5. Atianand MK, Caffrey DR, Fitzgerald KA. Immunobiology of Long Noncoding RNAs. Annu Rev Immunol 2017;35:177-98. [Crossref] [PubMed]
  6. Zhou Z, Sun B, Huang S, et al. Roles of circular RNAs in immune regulation and autoimmune diseases. Cell Death Dis 2019;10:503. [Crossref] [PubMed]
  7. Cao H, Li D, Lu H, et al. Uncovering potential lncRNAs and nearby mRNAs in systemic lupus erythematosus from the Gene Expression Omnibus dataset. Epigenomics 2019;11:1795-809. [Crossref] [PubMed]
  8. Wang JB, Li J, Zhang TP, et al. Expression of several long noncoding RNAs in peripheral blood mononuclear cells of patients with systemic lupus erythematosus. Adv Med Sci 2019;64:430-6. [Crossref] [PubMed]
  9. Wu GC, Hu Y, Guan SY, et al. Differential Plasma Expression Profiles of Long Non-Coding RNAs Reveal Potential Biomarkers for Systemic Lupus Erythematosus. Biomolecules 2019. [Crossref] [PubMed]
  10. Mendez-Flores S, Hernandez-Molina G, Azamar-Llamas D, et al. Inflammatory chemokine profiles and their correlations with effector CD4 T cell and regulatory cell subpopulations in cutaneous lupus erythematosus. Cytokine 2019;119:95-112. [Crossref] [PubMed]
  11. Sole C, Domingo S, Ferrer B, et al. MicroRNA Expression Profiling Identifies miR-31 and miR-485-3p as Regulators in the Pathogenesis of Discoid Cutaneous Lupus. J Invest Dermatol 2019;139:51-61. [Crossref] [PubMed]
  12. Ghauri AJ, Valenzuela AA, O'Donnell B, et al. Periorbital discoid lupus erythematosus. Ophthalmology 2012;119:2193-4.e11. [Crossref] [PubMed]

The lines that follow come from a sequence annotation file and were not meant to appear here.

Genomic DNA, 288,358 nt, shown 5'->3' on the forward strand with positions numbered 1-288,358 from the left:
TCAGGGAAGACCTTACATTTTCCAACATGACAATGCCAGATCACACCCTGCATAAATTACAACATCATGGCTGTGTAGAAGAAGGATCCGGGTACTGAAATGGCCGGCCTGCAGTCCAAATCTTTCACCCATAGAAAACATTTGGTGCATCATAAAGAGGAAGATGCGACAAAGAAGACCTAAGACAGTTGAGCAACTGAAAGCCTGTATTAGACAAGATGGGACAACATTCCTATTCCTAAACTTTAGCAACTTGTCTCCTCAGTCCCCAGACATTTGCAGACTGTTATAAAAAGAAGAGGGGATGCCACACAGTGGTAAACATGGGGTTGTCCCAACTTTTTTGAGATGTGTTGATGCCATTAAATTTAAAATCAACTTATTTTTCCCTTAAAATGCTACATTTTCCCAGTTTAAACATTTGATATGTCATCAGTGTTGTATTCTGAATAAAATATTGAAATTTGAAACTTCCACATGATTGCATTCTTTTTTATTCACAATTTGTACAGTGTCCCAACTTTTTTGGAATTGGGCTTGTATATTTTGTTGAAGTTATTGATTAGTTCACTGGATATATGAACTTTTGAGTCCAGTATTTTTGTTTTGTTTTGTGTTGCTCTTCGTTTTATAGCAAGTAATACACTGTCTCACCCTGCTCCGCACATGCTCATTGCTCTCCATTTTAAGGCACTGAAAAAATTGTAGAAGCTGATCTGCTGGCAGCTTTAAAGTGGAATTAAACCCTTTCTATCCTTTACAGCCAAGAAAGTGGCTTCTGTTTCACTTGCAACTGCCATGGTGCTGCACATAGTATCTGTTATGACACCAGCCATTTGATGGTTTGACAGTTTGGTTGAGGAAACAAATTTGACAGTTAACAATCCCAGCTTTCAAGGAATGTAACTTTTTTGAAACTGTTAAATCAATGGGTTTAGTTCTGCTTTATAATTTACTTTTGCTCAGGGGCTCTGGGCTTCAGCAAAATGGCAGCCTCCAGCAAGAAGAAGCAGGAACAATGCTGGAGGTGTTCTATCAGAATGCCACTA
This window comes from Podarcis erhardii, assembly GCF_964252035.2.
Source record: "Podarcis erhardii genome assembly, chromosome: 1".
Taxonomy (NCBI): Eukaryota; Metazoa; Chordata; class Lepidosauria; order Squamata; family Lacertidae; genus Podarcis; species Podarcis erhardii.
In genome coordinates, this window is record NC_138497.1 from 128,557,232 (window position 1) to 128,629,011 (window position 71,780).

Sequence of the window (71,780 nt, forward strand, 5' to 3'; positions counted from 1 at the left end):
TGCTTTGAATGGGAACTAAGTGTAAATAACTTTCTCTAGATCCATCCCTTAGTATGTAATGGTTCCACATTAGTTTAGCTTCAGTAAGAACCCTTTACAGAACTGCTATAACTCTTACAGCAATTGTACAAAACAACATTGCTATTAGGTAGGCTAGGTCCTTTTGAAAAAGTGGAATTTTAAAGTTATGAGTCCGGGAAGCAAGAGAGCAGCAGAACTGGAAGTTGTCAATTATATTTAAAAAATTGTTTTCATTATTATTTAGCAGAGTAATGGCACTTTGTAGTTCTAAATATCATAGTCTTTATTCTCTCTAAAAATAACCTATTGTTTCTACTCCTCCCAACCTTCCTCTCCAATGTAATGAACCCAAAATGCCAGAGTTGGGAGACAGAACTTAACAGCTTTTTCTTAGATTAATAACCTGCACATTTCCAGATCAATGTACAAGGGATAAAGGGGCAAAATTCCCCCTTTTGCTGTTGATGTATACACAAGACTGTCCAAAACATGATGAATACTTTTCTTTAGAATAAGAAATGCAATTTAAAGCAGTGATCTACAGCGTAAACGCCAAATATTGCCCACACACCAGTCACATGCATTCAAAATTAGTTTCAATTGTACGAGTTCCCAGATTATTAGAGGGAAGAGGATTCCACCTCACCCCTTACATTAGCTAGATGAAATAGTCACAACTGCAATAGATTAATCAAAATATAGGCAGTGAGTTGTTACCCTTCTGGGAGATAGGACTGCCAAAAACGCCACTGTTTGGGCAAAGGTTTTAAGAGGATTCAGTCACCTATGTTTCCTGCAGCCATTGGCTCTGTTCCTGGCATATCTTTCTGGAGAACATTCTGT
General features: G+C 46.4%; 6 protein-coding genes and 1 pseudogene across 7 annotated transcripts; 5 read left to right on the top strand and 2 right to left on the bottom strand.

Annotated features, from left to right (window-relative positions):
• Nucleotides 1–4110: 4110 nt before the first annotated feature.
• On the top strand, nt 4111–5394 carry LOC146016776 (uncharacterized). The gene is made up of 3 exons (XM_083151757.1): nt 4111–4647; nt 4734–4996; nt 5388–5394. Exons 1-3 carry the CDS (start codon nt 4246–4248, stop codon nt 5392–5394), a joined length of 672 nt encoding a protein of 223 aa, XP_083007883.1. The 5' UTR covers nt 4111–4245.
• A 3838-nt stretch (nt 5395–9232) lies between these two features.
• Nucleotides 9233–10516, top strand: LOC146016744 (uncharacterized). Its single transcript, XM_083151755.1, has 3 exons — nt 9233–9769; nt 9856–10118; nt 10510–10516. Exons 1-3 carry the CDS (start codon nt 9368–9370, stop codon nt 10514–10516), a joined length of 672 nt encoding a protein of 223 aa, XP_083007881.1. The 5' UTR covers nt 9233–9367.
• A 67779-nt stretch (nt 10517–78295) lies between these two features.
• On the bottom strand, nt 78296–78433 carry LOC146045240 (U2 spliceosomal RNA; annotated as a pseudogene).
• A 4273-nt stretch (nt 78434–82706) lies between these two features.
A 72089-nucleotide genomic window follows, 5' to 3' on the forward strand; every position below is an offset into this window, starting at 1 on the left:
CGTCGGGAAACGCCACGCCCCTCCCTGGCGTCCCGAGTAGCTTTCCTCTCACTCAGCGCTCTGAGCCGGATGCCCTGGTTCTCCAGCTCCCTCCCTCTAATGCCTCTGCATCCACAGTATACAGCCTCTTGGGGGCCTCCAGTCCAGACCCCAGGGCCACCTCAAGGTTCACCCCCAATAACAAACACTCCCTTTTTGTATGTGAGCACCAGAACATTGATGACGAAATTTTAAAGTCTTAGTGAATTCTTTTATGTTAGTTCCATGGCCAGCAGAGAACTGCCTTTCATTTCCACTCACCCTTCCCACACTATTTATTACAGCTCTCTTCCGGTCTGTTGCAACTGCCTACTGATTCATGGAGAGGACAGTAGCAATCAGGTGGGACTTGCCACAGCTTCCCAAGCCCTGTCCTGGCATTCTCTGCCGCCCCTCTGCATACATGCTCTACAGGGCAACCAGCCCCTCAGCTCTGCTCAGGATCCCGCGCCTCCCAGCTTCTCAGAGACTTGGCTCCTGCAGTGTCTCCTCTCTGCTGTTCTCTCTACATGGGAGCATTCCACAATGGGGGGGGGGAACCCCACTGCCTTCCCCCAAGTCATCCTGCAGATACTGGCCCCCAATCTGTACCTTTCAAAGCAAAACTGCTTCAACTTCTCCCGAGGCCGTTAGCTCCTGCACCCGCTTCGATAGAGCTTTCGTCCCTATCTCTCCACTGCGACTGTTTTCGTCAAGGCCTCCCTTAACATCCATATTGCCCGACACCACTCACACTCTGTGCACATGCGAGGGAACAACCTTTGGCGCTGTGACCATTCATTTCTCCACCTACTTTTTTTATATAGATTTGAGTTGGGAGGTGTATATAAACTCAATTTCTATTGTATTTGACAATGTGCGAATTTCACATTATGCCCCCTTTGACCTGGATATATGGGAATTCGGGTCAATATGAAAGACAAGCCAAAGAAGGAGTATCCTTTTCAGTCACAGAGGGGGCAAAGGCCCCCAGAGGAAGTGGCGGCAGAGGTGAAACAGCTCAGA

13. Azuma YT, Nakajima H, Takeuchi T. IL-19 as a potential therapeutic in autoimmune and inflammatory diseases. Curr Pharm Des 2011;17:3776-80. [Crossref] [PubMed]
  14. Rotondi M, Chiovato L, Romagnani S, et al. Role of chemokines in endocrine autoimmune diseases. Endocr Rev 2007;28:492-520. [Crossref] [PubMed]
  15. Aiba Y, Nakamura M. The role of TL1A and DR3 in autoimmune and inflammatory diseases. Mediators Inflamm 2013;2013:258164.
  16. Kumar RK, Herbert C. Chapter 11 - Airway Epithelial Cytokines in Asthma and Chronic Obstructive Pulmonary Disease. In: Foti M, Locati M, editors. Cytokine Effector Functions in Tissues. Cambridge, Massachusetts: Academic Press, 2017:163-72.
  17. Zhang Z, Li LY. TNFSF15 Modulates Neovascularization and Inflammation. Cancer Microenviron 2012;5:237-47. [Crossref] [PubMed]
  18. Chen R, Xin G, Zhang X. Long non-coding RNA HCP5 serves as a ceRNA sponging miR-17-5p and miR-27a/b to regulate the pathogenesis of childhood obesity via the MAPK signaling pathway. J Pediatr Endocrinol Metab 2019;32:1327-39. [Crossref] [PubMed]
  19. Grice K, Doniach D, Turk JL. Discoid lupus erythematosus at the site of an intradermal injection of killed Staphylococcus aureus. Clin Exp Immunol 1967;2:489-95. [PubMed]
  20. Huang C, Yi X, Long H, et al. Disordered cutaneous microbiota in systemic lupus erythematosus. J Autoimmun 2020;108:102391. [Crossref] [PubMed]
  21. Illescas-Montes R, Corona-Castro CC, Melguizo-Rodríguez L, et al. Infectious processes and systemic lupus erythematosus. Immunology 2019;158:153-60. [Crossref] [PubMed]
  22. Santos LL, Morand EF. Macrophage migration inhibitory factor: a key cytokine in RA, SLE and atherosclerosis. Clin Chim Acta 2009;399:1-7. [Crossref] [PubMed]
  23. Jordan MA, Field J, Butzkueven H, et al. Chapter 26 - Genetic Predisposition, Humans. In: Rose NR, Mackay IR, editors. The Autoimmune Diseases. Fifth edition. Boston: Academic Press, 2014:341-64.
  24. Lambert MP. Chapter 93 - Congenital Thrombocytopenia. In: Shaz BH, Hillyer CD, Reyes Gil M, editors. Transfusion Medicine and Hemostasis. Third edition. Amsterdam: Elsevier; 2019:571-80.
  25. Schulze KV, Szafranski P, Lesmana H, et al. Novel parent-of-origin-specific differentially methylated loci on chromosome 16. Clin Epigenetics 2019;11:60. [Crossref] [PubMed]
Cite this article as: Le M, Muntyanu A, Netchiporouk E. IncRNAs and circRNAs provide insight into discoid lupus pathogenesis and progression. Ann Transl Med 2020;8(6):260. doi: 10.21037/atm.2020.03.56